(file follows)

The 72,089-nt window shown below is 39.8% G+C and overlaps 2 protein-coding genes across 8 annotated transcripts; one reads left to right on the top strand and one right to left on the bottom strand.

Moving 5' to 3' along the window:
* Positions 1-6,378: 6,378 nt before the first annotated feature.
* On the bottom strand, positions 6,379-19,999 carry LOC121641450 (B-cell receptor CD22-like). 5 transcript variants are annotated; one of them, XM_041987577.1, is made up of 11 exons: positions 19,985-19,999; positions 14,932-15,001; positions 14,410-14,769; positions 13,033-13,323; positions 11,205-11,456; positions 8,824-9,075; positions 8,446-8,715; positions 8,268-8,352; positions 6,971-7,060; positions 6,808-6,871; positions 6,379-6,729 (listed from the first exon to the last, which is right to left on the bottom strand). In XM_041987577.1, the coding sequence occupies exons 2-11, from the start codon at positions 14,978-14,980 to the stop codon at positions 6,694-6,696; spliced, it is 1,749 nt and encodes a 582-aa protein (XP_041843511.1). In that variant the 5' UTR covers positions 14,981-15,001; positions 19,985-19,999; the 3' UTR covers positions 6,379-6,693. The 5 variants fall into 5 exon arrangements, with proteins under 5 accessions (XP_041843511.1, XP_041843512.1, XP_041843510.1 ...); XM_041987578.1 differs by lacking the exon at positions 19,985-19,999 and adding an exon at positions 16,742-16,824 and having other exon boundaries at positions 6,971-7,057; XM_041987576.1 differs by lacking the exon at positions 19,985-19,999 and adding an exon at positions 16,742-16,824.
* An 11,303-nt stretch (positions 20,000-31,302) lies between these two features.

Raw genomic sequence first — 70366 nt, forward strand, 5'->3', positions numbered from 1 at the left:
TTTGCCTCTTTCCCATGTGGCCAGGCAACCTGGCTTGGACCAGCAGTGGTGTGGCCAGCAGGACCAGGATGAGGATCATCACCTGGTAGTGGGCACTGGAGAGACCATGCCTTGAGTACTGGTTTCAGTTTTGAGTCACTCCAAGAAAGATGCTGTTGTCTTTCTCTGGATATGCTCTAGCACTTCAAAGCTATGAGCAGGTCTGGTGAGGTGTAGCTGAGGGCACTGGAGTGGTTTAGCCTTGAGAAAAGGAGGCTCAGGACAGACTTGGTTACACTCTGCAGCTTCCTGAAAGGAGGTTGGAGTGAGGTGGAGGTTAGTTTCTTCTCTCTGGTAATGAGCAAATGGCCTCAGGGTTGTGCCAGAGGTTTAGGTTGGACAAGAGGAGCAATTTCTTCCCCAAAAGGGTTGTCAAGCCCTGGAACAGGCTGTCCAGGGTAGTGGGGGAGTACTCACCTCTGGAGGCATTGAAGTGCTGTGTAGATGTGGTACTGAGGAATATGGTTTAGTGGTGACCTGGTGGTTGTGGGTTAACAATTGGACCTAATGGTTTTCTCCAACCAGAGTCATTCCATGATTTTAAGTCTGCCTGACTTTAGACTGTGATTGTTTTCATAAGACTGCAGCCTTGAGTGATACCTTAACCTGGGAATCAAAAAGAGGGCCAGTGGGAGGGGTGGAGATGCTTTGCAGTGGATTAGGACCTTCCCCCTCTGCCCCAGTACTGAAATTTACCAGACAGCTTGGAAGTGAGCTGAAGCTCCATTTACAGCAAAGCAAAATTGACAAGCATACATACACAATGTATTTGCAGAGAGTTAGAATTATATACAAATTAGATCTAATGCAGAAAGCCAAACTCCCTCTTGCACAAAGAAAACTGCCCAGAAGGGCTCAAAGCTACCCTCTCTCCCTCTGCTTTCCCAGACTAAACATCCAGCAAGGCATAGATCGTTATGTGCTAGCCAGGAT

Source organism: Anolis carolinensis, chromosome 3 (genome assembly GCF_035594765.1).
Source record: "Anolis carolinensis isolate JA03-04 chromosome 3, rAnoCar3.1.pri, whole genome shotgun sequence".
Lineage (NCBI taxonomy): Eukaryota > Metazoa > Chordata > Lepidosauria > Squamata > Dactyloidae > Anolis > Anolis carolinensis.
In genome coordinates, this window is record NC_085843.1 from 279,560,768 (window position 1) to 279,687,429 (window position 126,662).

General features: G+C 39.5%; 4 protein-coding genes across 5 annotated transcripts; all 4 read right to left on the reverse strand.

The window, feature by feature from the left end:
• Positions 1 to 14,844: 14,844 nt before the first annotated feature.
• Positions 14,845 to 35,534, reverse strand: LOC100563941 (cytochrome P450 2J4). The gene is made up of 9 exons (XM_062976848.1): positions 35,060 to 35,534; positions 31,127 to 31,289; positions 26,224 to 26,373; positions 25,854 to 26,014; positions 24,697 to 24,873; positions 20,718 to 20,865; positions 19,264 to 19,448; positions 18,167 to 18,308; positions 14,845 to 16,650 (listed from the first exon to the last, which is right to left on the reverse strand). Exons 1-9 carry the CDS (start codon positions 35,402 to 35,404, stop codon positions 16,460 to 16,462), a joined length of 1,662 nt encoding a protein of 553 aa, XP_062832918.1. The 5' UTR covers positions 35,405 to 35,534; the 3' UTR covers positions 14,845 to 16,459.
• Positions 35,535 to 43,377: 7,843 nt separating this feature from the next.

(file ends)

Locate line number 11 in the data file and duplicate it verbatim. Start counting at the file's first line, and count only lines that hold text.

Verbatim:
In genome coordinates, this window is record NC_085843.1 from 279,560,768 (window position 1) to 279,687,429 (window position 126,662).